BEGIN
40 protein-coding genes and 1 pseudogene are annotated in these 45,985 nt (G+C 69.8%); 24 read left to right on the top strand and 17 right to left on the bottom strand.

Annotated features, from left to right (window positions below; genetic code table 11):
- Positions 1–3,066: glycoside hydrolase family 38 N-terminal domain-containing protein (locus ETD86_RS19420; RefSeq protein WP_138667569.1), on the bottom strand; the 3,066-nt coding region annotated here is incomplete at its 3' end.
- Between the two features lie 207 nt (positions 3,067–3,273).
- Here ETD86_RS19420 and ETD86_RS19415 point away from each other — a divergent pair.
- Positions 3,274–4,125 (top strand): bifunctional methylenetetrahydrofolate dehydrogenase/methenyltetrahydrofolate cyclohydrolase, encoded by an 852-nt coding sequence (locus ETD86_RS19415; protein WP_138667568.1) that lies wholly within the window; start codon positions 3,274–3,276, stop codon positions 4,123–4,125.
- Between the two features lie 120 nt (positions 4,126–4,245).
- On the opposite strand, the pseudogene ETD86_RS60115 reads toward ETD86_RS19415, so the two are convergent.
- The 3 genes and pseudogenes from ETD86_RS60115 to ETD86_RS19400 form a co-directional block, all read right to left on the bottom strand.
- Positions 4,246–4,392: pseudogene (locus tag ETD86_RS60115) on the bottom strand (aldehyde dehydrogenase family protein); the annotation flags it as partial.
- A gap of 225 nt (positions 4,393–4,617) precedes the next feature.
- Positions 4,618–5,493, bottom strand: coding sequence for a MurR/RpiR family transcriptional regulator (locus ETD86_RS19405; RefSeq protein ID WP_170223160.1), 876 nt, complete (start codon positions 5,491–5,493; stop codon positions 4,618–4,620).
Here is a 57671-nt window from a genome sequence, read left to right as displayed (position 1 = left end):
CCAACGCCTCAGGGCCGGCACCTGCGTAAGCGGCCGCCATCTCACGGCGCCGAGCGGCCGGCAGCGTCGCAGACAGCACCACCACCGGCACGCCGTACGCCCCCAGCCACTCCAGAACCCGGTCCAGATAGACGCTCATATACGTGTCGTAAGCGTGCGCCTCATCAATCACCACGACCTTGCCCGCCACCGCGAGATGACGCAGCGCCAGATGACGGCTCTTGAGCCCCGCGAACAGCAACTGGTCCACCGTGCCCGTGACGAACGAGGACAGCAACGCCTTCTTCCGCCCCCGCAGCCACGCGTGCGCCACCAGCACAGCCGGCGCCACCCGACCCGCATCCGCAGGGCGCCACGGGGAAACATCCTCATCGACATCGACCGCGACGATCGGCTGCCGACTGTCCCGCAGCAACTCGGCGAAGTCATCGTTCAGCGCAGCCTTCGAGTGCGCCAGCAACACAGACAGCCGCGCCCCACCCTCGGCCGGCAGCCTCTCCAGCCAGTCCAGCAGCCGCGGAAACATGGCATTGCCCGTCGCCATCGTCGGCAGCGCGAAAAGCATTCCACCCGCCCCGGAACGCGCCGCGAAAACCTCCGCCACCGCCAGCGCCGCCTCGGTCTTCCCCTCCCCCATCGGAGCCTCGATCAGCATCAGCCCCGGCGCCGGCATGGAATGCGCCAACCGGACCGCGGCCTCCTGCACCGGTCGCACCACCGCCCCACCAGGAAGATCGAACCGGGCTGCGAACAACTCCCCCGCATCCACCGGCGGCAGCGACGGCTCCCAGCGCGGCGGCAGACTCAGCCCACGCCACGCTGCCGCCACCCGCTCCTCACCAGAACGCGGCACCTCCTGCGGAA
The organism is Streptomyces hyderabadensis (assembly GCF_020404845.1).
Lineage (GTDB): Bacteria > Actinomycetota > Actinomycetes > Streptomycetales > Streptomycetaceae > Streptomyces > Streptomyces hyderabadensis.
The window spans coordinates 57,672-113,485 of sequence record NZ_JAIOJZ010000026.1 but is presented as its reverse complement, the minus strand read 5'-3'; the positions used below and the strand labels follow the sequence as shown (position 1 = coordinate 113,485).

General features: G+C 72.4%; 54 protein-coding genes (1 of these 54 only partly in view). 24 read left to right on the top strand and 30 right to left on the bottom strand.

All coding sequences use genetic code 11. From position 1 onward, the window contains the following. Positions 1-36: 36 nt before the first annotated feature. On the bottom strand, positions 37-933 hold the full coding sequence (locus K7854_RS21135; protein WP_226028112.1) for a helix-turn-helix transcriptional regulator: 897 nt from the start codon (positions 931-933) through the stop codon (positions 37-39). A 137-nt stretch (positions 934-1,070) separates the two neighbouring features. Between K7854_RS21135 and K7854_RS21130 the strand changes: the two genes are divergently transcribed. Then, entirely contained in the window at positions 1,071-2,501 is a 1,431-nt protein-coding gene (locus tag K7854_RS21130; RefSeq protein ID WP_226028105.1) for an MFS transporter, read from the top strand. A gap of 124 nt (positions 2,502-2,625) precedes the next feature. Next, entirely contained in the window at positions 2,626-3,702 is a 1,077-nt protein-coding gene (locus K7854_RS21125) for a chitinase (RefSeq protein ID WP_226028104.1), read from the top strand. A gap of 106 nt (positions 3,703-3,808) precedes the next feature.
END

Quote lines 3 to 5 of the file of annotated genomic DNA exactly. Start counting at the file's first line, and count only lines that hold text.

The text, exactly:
- Positions 1–3,066: glycoside hydrolase family 38 N-terminal domain-containing protein (locus ETD86_RS19420; RefSeq protein WP_138667569.1), on the bottom strand; the 3,066-nt coding region annotated here is incomplete at its 3' end.
- Between the two features lie 207 nt (positions 3,067–3,273).
- Here ETD86_RS19420 and ETD86_RS19415 point away from each other — a divergent pair.